By Art HarrisonSpecial to the Times
BC’s Ministry of Social Development and Social Innovation has declared September as Disability Employment Month in British Columbia in order to celebrate people with disabilities in the workforce and the employers and communities throughout the province who pave the way to support them.
Many may not have a clear understanding of how people with disabilities fit into our communities and workplaces, or of the efforts on the part of individuals, employers, and the community-based organizations who provide the supports for those seeking employment.
But for some, dealing with disabilities and finding their way in the community is a part of their everyday life.
At age 60, Trail’s Gord Fletcher has worked at Teck Metals Trail Operation for 24 years and, like many in that age range, he is looking forward more to his approaching retirement than anything else.
“It’s a good company and you make pretty good money there,” Fletcher said. “There just comes a time when you don’t really want to do it anymore. And there’s lots of young people who need work. I’ll be happy when I can relax and someone else can take over. I just have to put in a little more time so my pension will be enough that I can live on.”
Although having been labelled as having a disability when he was young, in speaking with Fletcher it’s not readily apparent what his actual disability might be.
He has a form of epilepsy, although the seizures have been controlled with medication since he was in his teens, wears a knee brace now as a result of an old injury, and has relatively poor eyesight. He reads widely, has a greater than average understanding of computers and new technology, and has travelled widely, both for his own enjoyment and as an active leader in the self-advocacy movement for people with disabilities.
“I have a lazy eye,” he said. “I had crossed eyes when I was young but they corrected it with surgery back then. Now they give you exercises to do. I think I would have preferred that.”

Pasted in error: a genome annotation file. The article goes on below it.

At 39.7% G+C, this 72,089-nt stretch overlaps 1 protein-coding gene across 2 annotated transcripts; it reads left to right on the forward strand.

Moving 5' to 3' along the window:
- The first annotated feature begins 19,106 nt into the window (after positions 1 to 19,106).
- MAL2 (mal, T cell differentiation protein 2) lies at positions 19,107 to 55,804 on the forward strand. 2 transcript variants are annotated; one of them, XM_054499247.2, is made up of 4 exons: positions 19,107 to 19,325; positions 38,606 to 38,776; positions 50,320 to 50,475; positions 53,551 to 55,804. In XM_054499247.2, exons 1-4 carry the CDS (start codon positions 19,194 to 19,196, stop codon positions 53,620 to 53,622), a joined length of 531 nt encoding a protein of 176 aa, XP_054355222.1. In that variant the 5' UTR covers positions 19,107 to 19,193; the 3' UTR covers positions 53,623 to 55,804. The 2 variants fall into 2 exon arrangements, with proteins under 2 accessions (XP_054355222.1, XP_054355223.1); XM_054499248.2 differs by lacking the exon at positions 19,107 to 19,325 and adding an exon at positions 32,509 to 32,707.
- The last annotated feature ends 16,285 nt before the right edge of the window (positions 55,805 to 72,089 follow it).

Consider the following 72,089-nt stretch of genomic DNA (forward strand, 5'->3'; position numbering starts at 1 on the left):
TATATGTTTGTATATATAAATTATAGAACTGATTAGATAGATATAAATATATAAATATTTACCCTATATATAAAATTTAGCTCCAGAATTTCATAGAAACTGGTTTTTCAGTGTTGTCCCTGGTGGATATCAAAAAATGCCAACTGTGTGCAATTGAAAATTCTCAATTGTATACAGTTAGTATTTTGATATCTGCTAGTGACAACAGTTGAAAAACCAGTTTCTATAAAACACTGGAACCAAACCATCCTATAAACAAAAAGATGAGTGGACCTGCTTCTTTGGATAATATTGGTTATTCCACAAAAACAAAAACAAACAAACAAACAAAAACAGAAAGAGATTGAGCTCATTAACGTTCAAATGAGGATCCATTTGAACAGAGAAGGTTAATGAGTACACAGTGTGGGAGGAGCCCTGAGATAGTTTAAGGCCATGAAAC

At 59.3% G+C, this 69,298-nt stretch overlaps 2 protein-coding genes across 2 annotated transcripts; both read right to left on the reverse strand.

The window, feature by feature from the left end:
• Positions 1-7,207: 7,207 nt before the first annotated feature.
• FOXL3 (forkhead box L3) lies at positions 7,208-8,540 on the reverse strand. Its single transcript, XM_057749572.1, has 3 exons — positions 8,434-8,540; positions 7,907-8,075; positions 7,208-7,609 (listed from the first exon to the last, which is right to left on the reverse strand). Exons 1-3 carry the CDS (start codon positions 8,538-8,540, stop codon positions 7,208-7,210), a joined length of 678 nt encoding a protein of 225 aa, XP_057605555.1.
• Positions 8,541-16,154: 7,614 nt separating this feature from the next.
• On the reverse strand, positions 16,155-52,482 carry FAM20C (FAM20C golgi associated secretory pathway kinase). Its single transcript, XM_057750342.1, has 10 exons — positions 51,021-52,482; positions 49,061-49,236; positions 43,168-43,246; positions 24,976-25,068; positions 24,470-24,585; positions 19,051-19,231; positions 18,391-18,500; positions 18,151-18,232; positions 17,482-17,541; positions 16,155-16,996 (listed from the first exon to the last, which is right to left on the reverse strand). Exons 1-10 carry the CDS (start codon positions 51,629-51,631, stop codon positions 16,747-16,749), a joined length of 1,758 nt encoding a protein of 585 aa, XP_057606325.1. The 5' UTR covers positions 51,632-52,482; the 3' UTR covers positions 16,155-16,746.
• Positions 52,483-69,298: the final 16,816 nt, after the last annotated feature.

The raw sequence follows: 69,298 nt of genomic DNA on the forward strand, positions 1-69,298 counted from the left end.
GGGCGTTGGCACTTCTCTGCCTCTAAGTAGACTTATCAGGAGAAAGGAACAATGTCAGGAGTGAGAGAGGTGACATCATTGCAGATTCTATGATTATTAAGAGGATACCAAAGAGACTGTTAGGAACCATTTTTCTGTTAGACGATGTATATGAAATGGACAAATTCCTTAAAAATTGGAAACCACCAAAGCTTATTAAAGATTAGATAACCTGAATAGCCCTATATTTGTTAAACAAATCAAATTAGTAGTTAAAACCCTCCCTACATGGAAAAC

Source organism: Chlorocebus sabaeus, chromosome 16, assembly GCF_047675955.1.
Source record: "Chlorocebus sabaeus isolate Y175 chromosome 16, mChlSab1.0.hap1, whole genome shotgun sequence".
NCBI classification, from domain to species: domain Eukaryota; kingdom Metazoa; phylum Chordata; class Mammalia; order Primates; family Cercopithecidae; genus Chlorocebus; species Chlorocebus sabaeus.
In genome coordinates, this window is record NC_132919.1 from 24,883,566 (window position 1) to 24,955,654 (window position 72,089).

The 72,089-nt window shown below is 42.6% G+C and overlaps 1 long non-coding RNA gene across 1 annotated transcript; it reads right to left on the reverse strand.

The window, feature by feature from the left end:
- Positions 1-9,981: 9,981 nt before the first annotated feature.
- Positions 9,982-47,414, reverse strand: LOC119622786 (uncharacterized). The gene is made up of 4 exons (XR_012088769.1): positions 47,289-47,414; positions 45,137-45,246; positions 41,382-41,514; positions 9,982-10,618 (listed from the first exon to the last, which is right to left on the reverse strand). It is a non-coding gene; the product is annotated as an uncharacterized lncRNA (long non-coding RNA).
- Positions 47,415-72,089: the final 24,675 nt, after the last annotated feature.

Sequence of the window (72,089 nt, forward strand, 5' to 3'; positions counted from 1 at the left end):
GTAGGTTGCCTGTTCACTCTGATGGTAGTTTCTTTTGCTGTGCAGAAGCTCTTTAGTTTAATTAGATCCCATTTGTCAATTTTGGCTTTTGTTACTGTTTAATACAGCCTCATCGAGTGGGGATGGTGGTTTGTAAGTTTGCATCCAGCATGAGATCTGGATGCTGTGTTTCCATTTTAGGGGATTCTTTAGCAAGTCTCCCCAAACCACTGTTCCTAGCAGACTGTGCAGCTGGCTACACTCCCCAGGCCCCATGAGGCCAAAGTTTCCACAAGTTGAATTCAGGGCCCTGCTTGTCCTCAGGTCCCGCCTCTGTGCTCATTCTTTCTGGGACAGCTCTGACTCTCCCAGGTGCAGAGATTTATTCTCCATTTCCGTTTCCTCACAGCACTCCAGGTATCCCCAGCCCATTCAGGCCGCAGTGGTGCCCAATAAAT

Fletcher is reluctant to go into detail about his school experience but graduated from JL Crowe with a Dogwood certificate.
“They sort of pushed me through school,” Fletcher said. “I don’t think they really knew what to do with me.”
After graduating, Fletcher was encouraged to go into the sheltered workshop for people with disabilities in the old Maple School in Glenmerry but found the limited activities there, some basic woodworking, sorting mail, and similar tasks, to be unfulfilling, at best.
After a period of trying different types of work, some in the private sector, some in positions working for the BC Association for Community Living, Fletcher was hired at Cominco (Teck Metals) on the janitorial crew, where he has continued with the exception of a few lay-offs over the years.
Through his own employment experience and his work in the self-advocacy movement, Fletcher has seen the positive effect working at a real job can have for an individual with disabilities, as well as some of the challenges they face.
“In an ideal world everyone who wanted to work would get a chance to work but it’s not an ideal world,” Fletcher said.
“If you can get yourself out there and be a go-getter it can work but a lot of people with disabilities don’t have the confidence. And there are attitudinal barriers, a lot of people don’t think people with disabilities can do all that many things but there are jobs that people can do.”
Fletcher said that he has seen employers that are willing to offer work to people with disabilities, a variety of retailers, food service outlets, and larger companies, and has seen the positive results in people’s lives that come of it.
“There are employers who take a chance on people, there has to be somebody in management who believes in people,” he said. “They have to have someone in the company who believes that people deserve a chance to try their wings out. They may not be able to work an eight hour day but they may be able to work into it. They may not be all that fast at first but they can improve.”
Fletcher said that, in the world of working for a living, people are individuals, regardless of whatever label or preconceived ideas others may have.
“Really, people with or without disabilities are much the same. There are hardworking people with disabilities and people who are lazy, the same as everybody else,” he said. “But if you want a job you have to prove yourself. And you have to have someone who believes in you.”